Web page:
But you're right about Einstein wanting objective-based information to work with. One author argues that his trip to Mt. Wilson was not really to meet with Hubble but with the physicists who went to be there with him, especially those who spoke German (English was still new to him). His questions were Sun-related since GR evidence is found there. The author notes that Einstein's diary never mentioned Hubble.
 
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Einstein worked on a cyclic universe, bu! When Hubble showed red shift explanation and the expanding univserse, Einstein went to say that he make a great mistake and tended to agree with the expanding universe. I think I got that right.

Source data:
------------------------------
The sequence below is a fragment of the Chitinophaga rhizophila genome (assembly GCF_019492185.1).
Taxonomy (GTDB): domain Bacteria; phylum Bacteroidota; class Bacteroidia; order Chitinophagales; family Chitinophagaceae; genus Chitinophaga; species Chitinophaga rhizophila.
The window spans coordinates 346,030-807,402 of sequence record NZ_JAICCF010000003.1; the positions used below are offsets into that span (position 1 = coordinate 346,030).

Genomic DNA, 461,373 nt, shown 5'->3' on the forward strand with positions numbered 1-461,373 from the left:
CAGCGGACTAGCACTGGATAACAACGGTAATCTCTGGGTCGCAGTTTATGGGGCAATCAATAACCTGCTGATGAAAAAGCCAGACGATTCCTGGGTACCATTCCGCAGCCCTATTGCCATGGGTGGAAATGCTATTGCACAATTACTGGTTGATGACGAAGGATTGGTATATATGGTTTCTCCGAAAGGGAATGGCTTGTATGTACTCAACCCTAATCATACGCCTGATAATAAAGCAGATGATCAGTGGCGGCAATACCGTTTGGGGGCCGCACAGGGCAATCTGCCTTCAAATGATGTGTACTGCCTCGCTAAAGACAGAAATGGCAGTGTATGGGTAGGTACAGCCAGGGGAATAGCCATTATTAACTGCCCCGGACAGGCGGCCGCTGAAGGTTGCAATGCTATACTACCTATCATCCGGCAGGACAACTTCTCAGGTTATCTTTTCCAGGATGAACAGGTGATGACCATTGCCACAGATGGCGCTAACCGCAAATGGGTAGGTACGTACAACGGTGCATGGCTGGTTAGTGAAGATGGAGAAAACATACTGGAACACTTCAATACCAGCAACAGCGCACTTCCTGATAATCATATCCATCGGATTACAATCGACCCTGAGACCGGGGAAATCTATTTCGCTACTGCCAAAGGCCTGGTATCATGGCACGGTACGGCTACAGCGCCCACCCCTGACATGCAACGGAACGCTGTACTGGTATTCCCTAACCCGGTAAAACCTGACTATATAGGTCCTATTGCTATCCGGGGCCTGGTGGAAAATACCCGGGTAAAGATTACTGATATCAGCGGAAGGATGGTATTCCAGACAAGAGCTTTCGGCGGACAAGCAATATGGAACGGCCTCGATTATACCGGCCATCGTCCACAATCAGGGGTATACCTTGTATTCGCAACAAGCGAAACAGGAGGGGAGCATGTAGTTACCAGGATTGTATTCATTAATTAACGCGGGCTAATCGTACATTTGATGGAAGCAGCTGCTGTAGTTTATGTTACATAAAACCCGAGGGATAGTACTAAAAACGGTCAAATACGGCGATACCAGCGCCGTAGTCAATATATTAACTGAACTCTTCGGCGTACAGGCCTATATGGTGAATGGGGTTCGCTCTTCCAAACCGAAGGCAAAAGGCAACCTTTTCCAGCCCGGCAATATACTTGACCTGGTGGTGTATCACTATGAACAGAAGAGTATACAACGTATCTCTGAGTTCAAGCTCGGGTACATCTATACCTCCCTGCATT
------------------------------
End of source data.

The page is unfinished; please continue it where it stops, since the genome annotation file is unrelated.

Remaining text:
To understand expanding space and time one needs to understand relativity.
 
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When Lemaitre learned, at a conference, from an Eddington presentation that he (Eddington) and others had no solution from GR to resolve the redshift dilemma, Lemaitre showed Eddington, his former professor, his paper from 1927.

Once it was translated into English Eddington was quick to respect it and soon De Sitter supported it. Hubble, by this time, had many more redshift data and more distances.

Hubble never chose to claim that expansion was the explanation, though the hints from him were there. He stated he preferred theorists make such claims.
 
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If the BB did occur
Where is the question.
When is the question.
How is the question
What made it do it
Why and so on.
To trigger an event, what and why